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Old 05-10-2015, 04:39 PM   #5
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Thank you for all of the helpful info.. I agree that the 19' would be fine, especially since it's just me and the dog. I hope to live in it for 5 years, while I travel all over the US and Canada.. However, I just read that living in the Escape full time will not work, due to humidity, and needs time to dry out between trips.. I would hope if properly taken care of one could stay in the trailer as longs as they choose... Any opinion on going full time? I know several people that are doing it in a Casita. Thank you so much for your time rBryan..
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Old 05-10-2015, 04:45 PM   #6
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I just read that living in the Escape full time will not work, due to humidity, and needs time to dry out between trips.. I would hope if properly taken care of one could stay in the trailer as longs as they choose... Any opinion on going full time? I know several people that are doing it in a Casita. Thank you so much for your time rBryan..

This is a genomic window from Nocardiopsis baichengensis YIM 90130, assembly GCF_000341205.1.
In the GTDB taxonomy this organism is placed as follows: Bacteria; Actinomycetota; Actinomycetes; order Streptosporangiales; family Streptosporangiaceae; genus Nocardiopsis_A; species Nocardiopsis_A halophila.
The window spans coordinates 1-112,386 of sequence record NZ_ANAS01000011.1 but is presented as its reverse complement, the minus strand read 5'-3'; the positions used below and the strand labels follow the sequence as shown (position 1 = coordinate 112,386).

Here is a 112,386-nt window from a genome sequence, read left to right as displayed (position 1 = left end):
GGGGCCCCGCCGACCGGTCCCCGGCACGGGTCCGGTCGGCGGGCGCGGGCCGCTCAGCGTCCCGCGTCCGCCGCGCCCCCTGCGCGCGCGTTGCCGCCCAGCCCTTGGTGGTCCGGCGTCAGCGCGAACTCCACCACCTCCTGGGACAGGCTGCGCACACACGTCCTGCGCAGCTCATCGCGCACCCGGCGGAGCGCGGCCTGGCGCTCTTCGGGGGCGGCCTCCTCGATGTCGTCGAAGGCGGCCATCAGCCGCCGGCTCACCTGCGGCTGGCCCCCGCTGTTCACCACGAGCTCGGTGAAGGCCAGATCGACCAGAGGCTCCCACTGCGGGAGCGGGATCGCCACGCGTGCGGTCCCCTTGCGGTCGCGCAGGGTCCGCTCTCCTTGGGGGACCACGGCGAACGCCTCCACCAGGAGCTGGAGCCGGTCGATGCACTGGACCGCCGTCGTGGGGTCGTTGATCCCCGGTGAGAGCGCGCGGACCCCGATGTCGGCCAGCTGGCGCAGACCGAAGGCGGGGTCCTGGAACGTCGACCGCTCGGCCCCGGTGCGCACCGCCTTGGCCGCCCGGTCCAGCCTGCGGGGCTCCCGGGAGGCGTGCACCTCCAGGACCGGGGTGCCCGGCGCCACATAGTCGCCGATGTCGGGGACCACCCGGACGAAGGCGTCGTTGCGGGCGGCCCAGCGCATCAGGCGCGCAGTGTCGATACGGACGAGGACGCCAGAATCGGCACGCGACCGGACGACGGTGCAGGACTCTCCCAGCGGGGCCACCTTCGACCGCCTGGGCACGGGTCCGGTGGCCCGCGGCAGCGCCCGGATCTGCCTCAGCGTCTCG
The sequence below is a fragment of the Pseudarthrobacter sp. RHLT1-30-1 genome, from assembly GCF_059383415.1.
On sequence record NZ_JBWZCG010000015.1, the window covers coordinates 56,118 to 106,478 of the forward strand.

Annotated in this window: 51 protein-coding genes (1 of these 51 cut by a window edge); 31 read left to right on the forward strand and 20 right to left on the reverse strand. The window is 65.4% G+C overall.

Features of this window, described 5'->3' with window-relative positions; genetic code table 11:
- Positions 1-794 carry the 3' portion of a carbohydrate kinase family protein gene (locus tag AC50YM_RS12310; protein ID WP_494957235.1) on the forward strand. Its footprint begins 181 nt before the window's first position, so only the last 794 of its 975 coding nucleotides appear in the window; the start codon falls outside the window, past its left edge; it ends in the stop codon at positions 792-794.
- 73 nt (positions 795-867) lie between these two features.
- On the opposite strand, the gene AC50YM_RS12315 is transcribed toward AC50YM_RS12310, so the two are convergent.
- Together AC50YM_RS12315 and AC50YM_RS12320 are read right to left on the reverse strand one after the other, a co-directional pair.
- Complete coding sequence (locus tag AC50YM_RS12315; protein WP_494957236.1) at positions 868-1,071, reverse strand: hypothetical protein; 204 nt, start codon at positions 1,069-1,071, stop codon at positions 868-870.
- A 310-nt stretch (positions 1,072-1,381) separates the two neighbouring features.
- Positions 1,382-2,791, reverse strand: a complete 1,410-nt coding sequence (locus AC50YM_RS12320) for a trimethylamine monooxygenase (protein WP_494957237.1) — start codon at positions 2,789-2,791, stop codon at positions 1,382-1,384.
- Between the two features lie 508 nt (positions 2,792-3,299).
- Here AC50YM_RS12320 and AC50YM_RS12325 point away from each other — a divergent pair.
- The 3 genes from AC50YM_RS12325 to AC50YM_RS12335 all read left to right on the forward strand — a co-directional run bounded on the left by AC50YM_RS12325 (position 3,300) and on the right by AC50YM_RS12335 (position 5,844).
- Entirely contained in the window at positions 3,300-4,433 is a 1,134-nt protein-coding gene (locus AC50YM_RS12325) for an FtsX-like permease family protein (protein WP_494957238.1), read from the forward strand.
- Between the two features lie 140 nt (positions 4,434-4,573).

You're more than welcome. Escape does state that the trailer is 'recreational' and not suitable for full time use, but you have to understand that manufacturers have to deal with warranty claims and other issues from owners who use the trailers improperly or for uses not originally intended, or who don't properly maintain the trailer. So, they make disclaimers. I would do the same, were I the manufacturer.

Having said that, there are plenty of folks who full time in all sorts of molded fiberglass trailers. They take precautions like adding dry mesh where upholstery hits the walls, using a dehumidifier, and keeping air circulating by using fans. It's also very important to keep the trailer clean. I'm not attempting to contradict the manufacturer recommendation, but take the proper steps and you CAN full time in a fiberglass trailer.
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Old 05-10-2015, 04:56 PM   #7
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Thank you for all the information and time today... Selling my home, and hitting the road for one last long adventure has been something I have decided to do... Trying to keep things simple, I thought the Tacoma and the Escape would do the trick... The only other trailers I have considered are the Casita and 19' Airstream Sport. The sport cost so much more, not really sure I need all the luxury that it offers.. I just want it to be practical and well made, like the Escape. The Casita will work, but I don't care for it's small size. Once again thank you for taking the time to give me your input. Take care my friend...
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Old 05-10-2015, 05:18 PM   #8
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Dry mesh where upholstery hits the walls

Quote:
Originally Posted by rbryan4 View Post